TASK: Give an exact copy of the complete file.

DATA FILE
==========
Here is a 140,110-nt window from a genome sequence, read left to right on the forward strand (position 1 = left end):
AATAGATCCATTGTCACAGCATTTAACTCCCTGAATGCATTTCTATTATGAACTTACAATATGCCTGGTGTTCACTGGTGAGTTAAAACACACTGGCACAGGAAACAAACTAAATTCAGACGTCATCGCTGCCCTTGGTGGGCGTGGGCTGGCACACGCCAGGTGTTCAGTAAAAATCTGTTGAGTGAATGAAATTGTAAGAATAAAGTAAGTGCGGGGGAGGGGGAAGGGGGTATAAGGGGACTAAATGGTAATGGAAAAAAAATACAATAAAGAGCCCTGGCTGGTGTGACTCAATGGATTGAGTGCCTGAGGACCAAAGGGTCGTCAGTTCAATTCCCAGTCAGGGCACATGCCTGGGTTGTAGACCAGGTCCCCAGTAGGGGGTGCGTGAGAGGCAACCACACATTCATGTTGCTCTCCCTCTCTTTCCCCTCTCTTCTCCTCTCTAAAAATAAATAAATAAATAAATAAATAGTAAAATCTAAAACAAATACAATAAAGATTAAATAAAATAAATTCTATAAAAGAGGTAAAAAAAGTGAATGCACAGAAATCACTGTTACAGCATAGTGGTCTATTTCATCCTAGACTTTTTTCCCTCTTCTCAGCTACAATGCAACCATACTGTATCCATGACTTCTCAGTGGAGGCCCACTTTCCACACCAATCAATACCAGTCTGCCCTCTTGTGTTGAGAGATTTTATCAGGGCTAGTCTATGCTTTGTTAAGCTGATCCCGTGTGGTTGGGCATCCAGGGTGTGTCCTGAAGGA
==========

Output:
Here is a 140,110-nt window from a genome sequence, read left to right on the forward strand (position 1 = left end):
AATAGATCCATTGTCACAGCATTTAACTCCCTGAATGCATTTCTATTATGAACTTACAATATGCCTGGTGTTCACTGGTGAGTTAAAACACACTGGCACAGGAAACAAACTAAATTCAGACGTCATCGCTGCCCTTGGTGGGCGTGGGCTGGCACACGCCAGGTGTTCAGTAAAAATCTGTTGAGTGAATGAAATTGTAAGAATAAAGTAAGTGCGGGGGAGGGGGAAGGGGGTATAAGGGGACTAAATGGTAATGGAAAAAAAATACAATAAAGAGCCCTGGCTGGTGTGACTCAATGGATTGAGTGCCTGAGGACCAAAGGGTCGTCAGTTCAATTCCCAGTCAGGGCACATGCCTGGGTTGTAGACCAGGTCCCCAGTAGGGGGTGCGTGAGAGGCAACCACACATTCATGTTGCTCTCCCTCTCTTTCCCCTCTCTTCTCCTCTCTAAAAATAAATAAATAAATAAATAAATAGTAAAATCTAAAACAAATACAATAAAGATTAAATAAAATAAATTCTATAAAAGAGGTAAAAAAAGTGAATGCACAGAAATCACTGTTACAGCATAGTGGTCTATTTCATCCTAGACTTTTTTCCCTCTTCTCAGCTACAATGCAACCATACTGTATCCATGACTTCTCAGTGGAGGCCCACTTTCCACACCAATCAATACCAGTCTGCCCTCTTGTGTTGAGAGATTTTATCAGGGCTAGTCTATGCTTTGTTAAGCTGATCCCGTGTGGTTGGGCATCCAGGGTGTGTCCTGAAGGA